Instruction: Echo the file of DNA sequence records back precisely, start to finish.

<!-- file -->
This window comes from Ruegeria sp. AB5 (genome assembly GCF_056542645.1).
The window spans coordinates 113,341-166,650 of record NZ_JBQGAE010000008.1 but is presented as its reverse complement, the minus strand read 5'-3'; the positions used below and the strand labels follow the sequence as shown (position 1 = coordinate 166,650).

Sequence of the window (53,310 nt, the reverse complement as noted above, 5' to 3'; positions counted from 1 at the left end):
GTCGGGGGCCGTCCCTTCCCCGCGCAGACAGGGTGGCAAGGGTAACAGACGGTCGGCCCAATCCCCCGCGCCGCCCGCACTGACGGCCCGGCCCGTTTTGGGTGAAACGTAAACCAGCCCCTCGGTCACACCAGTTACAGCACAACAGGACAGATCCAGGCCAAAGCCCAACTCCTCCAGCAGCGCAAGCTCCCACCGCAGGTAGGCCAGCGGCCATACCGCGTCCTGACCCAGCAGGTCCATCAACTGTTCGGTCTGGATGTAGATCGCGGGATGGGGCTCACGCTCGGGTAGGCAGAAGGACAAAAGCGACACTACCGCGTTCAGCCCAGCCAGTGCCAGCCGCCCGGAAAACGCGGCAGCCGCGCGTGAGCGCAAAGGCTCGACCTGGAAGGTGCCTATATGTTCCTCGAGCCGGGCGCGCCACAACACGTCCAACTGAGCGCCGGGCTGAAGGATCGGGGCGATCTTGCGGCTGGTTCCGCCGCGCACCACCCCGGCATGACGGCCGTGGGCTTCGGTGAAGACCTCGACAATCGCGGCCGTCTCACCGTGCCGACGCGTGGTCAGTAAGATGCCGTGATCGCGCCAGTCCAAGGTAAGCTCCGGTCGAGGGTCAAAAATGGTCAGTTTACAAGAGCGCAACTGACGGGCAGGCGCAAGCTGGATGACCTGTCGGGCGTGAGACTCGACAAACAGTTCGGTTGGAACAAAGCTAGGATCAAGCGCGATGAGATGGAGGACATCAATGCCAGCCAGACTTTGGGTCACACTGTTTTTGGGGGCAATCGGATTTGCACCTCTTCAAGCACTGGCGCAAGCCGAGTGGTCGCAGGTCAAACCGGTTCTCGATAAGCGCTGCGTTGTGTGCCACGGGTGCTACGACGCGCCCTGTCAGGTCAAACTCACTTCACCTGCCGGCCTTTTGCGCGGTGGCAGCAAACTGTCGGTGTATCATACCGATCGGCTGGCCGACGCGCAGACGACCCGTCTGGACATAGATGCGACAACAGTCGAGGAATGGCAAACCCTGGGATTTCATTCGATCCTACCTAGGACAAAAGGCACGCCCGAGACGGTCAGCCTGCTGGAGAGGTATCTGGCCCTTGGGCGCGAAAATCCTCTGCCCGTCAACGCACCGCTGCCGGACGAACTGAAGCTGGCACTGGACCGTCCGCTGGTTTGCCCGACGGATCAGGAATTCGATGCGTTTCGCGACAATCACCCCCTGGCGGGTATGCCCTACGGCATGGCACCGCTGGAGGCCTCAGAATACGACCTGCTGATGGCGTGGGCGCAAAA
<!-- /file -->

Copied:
This window comes from Ruegeria sp. AB5 (genome assembly GCF_056542645.1).
The window spans coordinates 113,341-166,650 of record NZ_JBQGAE010000008.1 but is presented as its reverse complement, the minus strand read 5'-3'; the positions used below and the strand labels follow the sequence as shown (position 1 = coordinate 166,650).

Sequence of the window (53,310 nt, the reverse complement as noted above, 5' to 3'; positions counted from 1 at the left end):
GTCGGGGGCCGTCCCTTCCCCGCGCAGACAGGGTGGCAAGGGTAACAGACGGTCGGCCCAATCCCCCGCGCCGCCCGCACTGACGGCCCGGCCCGTTTTGGGTGAAACGTAAACCAGCCCCTCGGTCACACCAGTTACAGCACAACAGGACAGATCCAGGCCAAAGCCCAACTCCTCCAGCAGCGCAAGCTCCCACCGCAGGTAGGCCAGCGGCCATACCGCGTCCTGACCCAGCAGGTCCATCAACTGTTCGGTCTGGATGTAGATCGCGGGATGGGGCTCACGCTCGGGTAGGCAGAAGGACAAAAGCGACACTACCGCGTTCAGCCCAGCCAGTGCCAGCCGCCCGGAAAACGCGGCAGCCGCGCGTGAGCGCAAAGGCTCGACCTGGAAGGTGCCTATATGTTCCTCGAGCCGGGCGCGCCACAACACGTCCAACTGAGCGCCGGGCTGAAGGATCGGGGCGATCTTGCGGCTGGTTCCGCCGCGCACCACCCCGGCATGACGGCCGTGGGCTTCGGTGAAGACCTCGACAATCGCGGCCGTCTCACCGTGCCGACGCGTGGTCAGTAAGATGCCGTGATCGCGCCAGTCCAAGGTAAGCTCCGGTCGAGGGTCAAAAATGGTCAGTTTACAAGAGCGCAACTGACGGGCAGGCGCAAGCTGGATGACCTGTCGGGCGTGAGACTCGACAAACAGTTCGGTTGGAACAAAGCTAGGATCAAGCGCGATGAGATGGAGGACATCAATGCCAGCCAGACTTTGGGTCACACTGTTTTTGGGGGCAATCGGATTTGCACCTCTTCAAGCACTGGCGCAAGCCGAGTGGTCGCAGGTCAAACCGGTTCTCGATAAGCGCTGCGTTGTGTGCCACGGGTGCTACGACGCGCCCTGTCAGGTCAAACTCACTTCACCTGCCGGCCTTTTGCGCGGTGGCAGCAAACTGTCGGTGTATCATACCGATCGGCTGGCCGACGCGCAGACGACCCGTCTGGACATAGATGCGACAACAGTCGAGGAATGGCAAACCCTGGGATTTCATTCGATCCTACCTAGGACAAAAGGCACGCCCGAGACGGTCAGCCTGCTGGAGAGGTATCTGGCCCTTGGGCGCGAAAATCCTCTGCCCGTCAACGCACCGCTGCCGGACGAACTGAAGCTGGCACTGGACCGTCCGCTGGTTTGCCCGACGGATCAGGAATTCGATGCGTTTCGCGACAATCACCCCCTGGCGGGTATGCCCTACGGCATGGCACCGCTGGAGGCCTCAGAATACGACCTGCTGATGGCGTGGGCGCAAAA